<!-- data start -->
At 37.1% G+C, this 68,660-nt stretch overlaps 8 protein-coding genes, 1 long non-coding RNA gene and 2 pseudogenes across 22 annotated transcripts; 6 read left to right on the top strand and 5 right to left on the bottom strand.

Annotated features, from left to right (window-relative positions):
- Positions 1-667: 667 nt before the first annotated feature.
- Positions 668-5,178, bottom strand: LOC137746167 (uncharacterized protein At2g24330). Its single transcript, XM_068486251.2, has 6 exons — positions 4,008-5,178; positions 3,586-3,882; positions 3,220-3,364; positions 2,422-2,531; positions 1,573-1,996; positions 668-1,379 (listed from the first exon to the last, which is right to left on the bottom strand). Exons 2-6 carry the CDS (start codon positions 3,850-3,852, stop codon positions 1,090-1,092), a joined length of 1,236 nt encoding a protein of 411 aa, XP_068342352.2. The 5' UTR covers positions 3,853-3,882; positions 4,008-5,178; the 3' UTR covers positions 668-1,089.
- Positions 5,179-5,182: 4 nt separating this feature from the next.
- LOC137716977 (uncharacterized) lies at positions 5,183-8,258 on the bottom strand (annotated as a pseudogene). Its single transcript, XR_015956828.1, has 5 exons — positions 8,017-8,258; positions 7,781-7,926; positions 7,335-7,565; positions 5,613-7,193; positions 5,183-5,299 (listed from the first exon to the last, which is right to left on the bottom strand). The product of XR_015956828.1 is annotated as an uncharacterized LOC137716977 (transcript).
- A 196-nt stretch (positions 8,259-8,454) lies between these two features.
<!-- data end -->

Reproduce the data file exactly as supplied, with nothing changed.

At 37.1% G+C, this 68,660-nt stretch overlaps 8 protein-coding genes, 1 long non-coding RNA gene and 2 pseudogenes across 22 annotated transcripts; 6 read left to right on the top strand and 5 right to left on the bottom strand.

Annotated features, from left to right (window-relative positions):
- Positions 1-667: 667 nt before the first annotated feature.
- Positions 668-5,178, bottom strand: LOC137746167 (uncharacterized protein At2g24330). Its single transcript, XM_068486251.2, has 6 exons — positions 4,008-5,178; positions 3,586-3,882; positions 3,220-3,364; positions 2,422-2,531; positions 1,573-1,996; positions 668-1,379 (listed from the first exon to the last, which is right to left on the bottom strand). Exons 2-6 carry the CDS (start codon positions 3,850-3,852, stop codon positions 1,090-1,092), a joined length of 1,236 nt encoding a protein of 411 aa, XP_068342352.2. The 5' UTR covers positions 3,853-3,882; positions 4,008-5,178; the 3' UTR covers positions 668-1,089.
- Positions 5,179-5,182: 4 nt separating this feature from the next.
- LOC137716977 (uncharacterized) lies at positions 5,183-8,258 on the bottom strand (annotated as a pseudogene). Its single transcript, XR_015956828.1, has 5 exons — positions 8,017-8,258; positions 7,781-7,926; positions 7,335-7,565; positions 5,613-7,193; positions 5,183-5,299 (listed from the first exon to the last, which is right to left on the bottom strand). The product of XR_015956828.1 is annotated as an uncharacterized LOC137716977 (transcript).
- A 196-nt stretch (positions 8,259-8,454) lies between these two features.